• One advantage of using IFTTT here is that you can reroute your triggers without changing anything in your ReaScript. You can use your DAW’s state to toggle a smart lock on your door. You can automatically switch your air conditioning on and off. I’ve actually been using this with a box fan in my studio’s window during the summer.

Using other DAWs

  • This is much harder than it should be, in my opinion — especially if you’re a Pro Tools user. You can do it, however, by writing a program to act as a virtual MIDI device that listens for certain transport-related MIDI events (record, play, pause, etc.), and syncs with the IFTTT servers accordingly. I’ve done similar projects using Node.js and the wonderful midi library. You could also accomplish this using Max if you’re more comfortable with a visual programming environment. I may follow this post with an example if I get more time soon — let me know if you’re interested.

Feel free to respond with anything else you come up with!

Part 5 (BONUS BONUS): Understanding the code

Here’s an explanation of what’s happening in the code, if you’re interested:

turnLightOn = "/bin/sh -c \"curl -H 'Connection: close' -i -X POST 'https://maker.ifttt.com/trigger/record_lamp_on/with/key/your_key_here'\"";turnLightOff = "/bin/sh -c \"curl -H 'Connection: close' -i -X POST 'https://maker.ifttt.com/trigger/record_lamp_off/with/key/your_key_here'\"";

These two variables ( turnLightsOn and turnLightsOff ) hold string values that are later passed to your machine to be executed as commands. The key part of each of these command strings is curl , which is a program that comes pre-installed on your machine that deals with web calls. So each of these commands basically tells curl to reach out to the IFTTT addresses you’ve provided.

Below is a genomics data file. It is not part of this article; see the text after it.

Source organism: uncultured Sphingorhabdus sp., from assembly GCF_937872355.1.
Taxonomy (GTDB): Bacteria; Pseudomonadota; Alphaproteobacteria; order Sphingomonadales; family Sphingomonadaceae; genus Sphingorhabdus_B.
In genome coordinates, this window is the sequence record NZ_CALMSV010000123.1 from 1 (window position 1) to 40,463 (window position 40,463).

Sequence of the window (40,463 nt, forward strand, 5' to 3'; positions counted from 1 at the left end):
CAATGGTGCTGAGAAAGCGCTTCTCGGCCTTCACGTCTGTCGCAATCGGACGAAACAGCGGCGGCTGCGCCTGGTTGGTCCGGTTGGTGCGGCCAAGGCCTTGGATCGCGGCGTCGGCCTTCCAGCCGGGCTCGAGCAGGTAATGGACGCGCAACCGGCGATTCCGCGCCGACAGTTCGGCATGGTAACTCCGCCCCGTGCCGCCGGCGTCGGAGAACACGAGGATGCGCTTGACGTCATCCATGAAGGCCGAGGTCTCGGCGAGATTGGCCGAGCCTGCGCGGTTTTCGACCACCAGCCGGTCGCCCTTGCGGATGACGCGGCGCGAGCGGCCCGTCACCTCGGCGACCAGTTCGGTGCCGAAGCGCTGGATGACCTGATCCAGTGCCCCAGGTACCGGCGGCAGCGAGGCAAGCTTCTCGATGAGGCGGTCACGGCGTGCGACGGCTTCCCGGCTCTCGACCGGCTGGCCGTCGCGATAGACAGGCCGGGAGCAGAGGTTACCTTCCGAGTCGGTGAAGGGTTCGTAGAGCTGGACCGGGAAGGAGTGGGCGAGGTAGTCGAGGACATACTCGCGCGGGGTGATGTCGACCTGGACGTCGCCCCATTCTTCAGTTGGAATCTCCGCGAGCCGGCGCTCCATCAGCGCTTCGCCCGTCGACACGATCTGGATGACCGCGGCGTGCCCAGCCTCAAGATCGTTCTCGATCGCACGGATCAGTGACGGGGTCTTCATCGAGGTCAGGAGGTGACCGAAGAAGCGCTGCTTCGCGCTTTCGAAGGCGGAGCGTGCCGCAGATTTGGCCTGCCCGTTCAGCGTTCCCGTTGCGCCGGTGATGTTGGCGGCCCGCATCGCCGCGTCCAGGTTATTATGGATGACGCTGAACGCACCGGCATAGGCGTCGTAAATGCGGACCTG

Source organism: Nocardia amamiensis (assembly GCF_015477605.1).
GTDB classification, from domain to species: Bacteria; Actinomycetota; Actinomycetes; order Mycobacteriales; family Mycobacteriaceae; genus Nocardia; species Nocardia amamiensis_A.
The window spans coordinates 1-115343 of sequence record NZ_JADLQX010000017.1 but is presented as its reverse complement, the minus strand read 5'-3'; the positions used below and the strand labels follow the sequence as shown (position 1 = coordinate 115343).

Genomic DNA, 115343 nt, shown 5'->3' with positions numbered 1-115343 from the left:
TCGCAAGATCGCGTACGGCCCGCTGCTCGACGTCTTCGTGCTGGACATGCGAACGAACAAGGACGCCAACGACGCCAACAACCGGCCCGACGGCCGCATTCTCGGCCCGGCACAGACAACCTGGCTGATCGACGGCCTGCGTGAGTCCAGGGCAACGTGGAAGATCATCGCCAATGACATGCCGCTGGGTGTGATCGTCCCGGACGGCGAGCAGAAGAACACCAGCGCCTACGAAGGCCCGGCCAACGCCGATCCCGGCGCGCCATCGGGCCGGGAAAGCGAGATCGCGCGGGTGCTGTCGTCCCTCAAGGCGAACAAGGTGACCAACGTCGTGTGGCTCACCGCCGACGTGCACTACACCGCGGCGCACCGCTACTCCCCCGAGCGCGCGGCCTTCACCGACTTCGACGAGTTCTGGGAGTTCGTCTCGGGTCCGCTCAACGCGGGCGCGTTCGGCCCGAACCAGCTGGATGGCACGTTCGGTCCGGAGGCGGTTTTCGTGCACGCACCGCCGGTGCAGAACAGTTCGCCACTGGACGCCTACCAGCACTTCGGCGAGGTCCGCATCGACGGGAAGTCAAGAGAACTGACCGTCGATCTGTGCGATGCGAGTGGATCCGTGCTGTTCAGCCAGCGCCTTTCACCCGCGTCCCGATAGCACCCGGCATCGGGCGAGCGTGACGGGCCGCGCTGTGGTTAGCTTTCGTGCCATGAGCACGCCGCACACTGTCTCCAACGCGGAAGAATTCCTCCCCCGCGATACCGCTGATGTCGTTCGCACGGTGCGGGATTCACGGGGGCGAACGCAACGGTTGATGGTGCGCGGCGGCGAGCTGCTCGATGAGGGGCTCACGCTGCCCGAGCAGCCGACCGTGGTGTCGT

lastState = 0;

Here we set up a variable to hold on to the play/record state. 0 means nothing is happening, which is the case when the program first boots up.

function main()

Here we begin to define the function in which our logic runs. This will be executed by Reaper over and over again so that we can keep a close watch on the play/record state.

currentState = GetPlayState() & 4;

This is where we check the play/record state of Reaper. GetPlayState & 4; is just a tricky way of saying “are we currently recording?”. If that’s true, then currentState will be assigned some number greater than 0. We don’t really care specifically what it is.

lastState != currentState ?

This line is super important. Since this code is run repeatedly, we want to avoid making the same request to the IFTTT servers over and over again. So this line says to only run the following code if the play/record state is different than the last time we checked.

command = currentState > 0 ? turnLightOn : turnLightOff;

Now we assign our command variable to either of the command strings we defined at the top of our script. If currentState > 0 — aka “if we are recording” — set command to be turnLightOn . Otherwise set it to turnLightOff .

ExecProcess(#result, command, 0);

This line tells our machine to execute the curl command that was determined on the previous line. We don’t actually care about #result .

lastState = currentState;

Each time we execute our command we want to save our state to the lastState variable so that we don’t accidentally execute again too soon.


Here we tell our program to run our main logic loop again immediately after it finishes.


Our last line of code triggers the main logic loop for the first time when the script is first run.